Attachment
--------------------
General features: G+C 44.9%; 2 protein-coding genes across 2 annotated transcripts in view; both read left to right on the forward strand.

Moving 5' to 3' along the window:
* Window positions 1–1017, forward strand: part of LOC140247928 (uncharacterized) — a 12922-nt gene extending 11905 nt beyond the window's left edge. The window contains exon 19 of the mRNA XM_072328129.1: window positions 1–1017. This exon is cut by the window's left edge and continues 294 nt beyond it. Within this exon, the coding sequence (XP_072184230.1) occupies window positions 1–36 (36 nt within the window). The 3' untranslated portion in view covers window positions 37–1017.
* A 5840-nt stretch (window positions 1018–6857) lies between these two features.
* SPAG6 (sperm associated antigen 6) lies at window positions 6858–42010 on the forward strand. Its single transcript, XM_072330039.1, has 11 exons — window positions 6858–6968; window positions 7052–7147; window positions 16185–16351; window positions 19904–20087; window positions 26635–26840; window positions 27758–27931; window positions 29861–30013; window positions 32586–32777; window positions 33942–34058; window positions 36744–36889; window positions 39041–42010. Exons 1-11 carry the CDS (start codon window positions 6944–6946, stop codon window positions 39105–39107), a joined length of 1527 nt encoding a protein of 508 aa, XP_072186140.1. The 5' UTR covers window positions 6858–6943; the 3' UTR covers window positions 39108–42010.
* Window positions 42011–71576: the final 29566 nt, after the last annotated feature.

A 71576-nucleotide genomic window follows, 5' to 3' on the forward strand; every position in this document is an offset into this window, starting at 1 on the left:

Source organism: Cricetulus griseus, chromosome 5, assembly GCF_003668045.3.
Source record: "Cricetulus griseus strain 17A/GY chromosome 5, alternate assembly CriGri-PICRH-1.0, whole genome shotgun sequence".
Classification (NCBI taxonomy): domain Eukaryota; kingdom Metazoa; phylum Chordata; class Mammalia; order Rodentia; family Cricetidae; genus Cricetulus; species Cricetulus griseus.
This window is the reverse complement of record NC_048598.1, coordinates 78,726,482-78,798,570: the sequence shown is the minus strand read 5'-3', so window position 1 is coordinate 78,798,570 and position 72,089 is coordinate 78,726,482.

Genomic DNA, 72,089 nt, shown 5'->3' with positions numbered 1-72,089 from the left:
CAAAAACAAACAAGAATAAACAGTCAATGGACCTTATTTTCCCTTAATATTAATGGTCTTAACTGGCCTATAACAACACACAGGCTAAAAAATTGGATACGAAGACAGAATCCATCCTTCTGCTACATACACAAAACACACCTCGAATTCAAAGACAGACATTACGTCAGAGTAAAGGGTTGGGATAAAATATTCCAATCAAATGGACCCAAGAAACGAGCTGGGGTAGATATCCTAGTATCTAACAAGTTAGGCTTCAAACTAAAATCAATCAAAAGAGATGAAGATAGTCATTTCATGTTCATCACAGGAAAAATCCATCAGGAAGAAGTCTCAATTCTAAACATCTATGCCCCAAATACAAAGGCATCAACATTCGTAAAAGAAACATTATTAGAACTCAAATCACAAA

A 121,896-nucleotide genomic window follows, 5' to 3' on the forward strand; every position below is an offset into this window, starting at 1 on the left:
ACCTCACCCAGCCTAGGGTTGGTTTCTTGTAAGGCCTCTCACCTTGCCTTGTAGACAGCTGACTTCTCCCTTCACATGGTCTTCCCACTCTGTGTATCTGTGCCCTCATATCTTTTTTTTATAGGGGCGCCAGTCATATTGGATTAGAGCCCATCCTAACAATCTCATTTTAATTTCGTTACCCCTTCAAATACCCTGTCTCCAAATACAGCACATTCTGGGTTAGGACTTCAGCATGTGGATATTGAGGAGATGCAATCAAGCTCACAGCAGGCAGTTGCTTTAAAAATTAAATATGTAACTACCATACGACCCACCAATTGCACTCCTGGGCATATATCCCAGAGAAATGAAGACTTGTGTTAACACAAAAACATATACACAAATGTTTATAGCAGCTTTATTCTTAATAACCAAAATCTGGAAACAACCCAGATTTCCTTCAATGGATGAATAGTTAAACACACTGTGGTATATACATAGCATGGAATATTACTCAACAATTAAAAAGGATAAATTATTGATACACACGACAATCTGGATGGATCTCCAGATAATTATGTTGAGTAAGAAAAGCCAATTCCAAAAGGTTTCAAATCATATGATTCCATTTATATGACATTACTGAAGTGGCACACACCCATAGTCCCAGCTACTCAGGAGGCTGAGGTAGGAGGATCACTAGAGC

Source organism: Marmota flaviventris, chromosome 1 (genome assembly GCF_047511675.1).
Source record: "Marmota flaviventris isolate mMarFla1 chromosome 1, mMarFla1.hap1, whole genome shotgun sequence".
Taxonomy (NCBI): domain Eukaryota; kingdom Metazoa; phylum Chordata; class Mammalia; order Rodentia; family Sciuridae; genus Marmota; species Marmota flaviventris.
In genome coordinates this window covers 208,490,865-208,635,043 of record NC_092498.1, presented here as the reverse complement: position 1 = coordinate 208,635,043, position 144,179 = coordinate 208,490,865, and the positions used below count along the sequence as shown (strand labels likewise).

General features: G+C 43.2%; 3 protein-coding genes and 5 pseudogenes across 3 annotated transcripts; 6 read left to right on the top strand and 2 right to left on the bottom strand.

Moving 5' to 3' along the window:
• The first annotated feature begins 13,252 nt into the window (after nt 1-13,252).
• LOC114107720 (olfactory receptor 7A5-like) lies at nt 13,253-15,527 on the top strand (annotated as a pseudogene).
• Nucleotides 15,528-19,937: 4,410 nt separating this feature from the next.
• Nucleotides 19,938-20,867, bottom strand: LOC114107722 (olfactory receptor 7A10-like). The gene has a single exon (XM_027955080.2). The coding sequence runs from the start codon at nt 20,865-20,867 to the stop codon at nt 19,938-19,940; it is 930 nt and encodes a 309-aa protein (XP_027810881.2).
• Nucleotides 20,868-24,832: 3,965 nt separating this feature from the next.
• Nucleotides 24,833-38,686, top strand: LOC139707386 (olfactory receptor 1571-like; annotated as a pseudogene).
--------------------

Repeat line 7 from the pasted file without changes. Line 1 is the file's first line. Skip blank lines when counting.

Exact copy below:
A 71576-nucleotide genomic window follows, 5' to 3' on the forward strand; every position in this document is an offset into this window, starting at 1 on the left: